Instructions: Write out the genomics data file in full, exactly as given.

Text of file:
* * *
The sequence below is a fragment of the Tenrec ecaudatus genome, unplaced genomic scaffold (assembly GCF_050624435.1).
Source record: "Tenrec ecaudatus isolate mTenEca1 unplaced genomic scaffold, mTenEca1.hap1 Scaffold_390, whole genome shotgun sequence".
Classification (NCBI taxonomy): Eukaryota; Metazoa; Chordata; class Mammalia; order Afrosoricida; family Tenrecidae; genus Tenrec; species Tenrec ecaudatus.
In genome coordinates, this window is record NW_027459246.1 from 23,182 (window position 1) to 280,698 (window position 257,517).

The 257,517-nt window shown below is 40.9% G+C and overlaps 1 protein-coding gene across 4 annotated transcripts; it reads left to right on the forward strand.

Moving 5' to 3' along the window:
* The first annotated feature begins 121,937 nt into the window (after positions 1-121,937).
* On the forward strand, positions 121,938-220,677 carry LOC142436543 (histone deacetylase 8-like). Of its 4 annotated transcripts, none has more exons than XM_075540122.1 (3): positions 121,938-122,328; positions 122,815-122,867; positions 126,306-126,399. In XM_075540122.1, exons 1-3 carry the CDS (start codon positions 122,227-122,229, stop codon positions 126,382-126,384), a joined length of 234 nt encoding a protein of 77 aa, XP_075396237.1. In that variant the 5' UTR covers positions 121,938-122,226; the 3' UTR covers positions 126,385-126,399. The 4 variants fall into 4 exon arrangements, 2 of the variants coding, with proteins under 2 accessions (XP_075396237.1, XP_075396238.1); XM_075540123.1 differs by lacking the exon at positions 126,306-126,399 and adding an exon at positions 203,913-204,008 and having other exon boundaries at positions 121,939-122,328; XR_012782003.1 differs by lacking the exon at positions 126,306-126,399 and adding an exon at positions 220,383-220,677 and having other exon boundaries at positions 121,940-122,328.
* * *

The sequence below is a fragment of the Tenrec ecaudatus genome, unplaced genomic scaffold (assembly GCF_050624435.1).
Source record: "Tenrec ecaudatus isolate mTenEca1 unplaced genomic scaffold, mTenEca1.hap1 Scaffold_390, whole genome shotgun sequence".
Classification (NCBI taxonomy): Eukaryota; Metazoa; Chordata; class Mammalia; order Afrosoricida; family Tenrecidae; genus Tenrec; species Tenrec ecaudatus.
In genome coordinates, this window is record NW_027459246.1 from 23,182 (window position 1) to 280,698 (window position 257,517).

The 257,517-nt window shown below is 40.9% G+C and overlaps 1 protein-coding gene across 4 annotated transcripts; it reads left to right on the forward strand.

Moving 5' to 3' along the window:
* The first annotated feature begins 121,937 nt into the window (after positions 1-121,937).
* On the forward strand, positions 121,938-220,677 carry LOC142436543 (histone deacetylase 8-like). Of its 4 annotated transcripts, none has more exons than XM_075540122.1 (3): positions 121,938-122,328; positions 122,815-122,867; positions 126,306-126,399. In XM_075540122.1, exons 1-3 carry the CDS (start codon positions 122,227-122,229, stop codon positions 126,382-126,384), a joined length of 234 nt encoding a protein of 77 aa, XP_075396237.1. In that variant the 5' UTR covers positions 121,938-122,226; the 3' UTR covers positions 126,385-126,399. The 4 variants fall into 4 exon arrangements, 2 of the variants coding, with proteins under 2 accessions (XP_075396237.1, XP_075396238.1); XM_075540123.1 differs by lacking the exon at positions 126,306-126,399 and adding an exon at positions 203,913-204,008 and having other exon boundaries at positions 121,939-122,328; XR_012782003.1 differs by lacking the exon at positions 126,306-126,399 and adding an exon at positions 220,383-220,677 and having other exon boundaries at positions 121,940-122,328.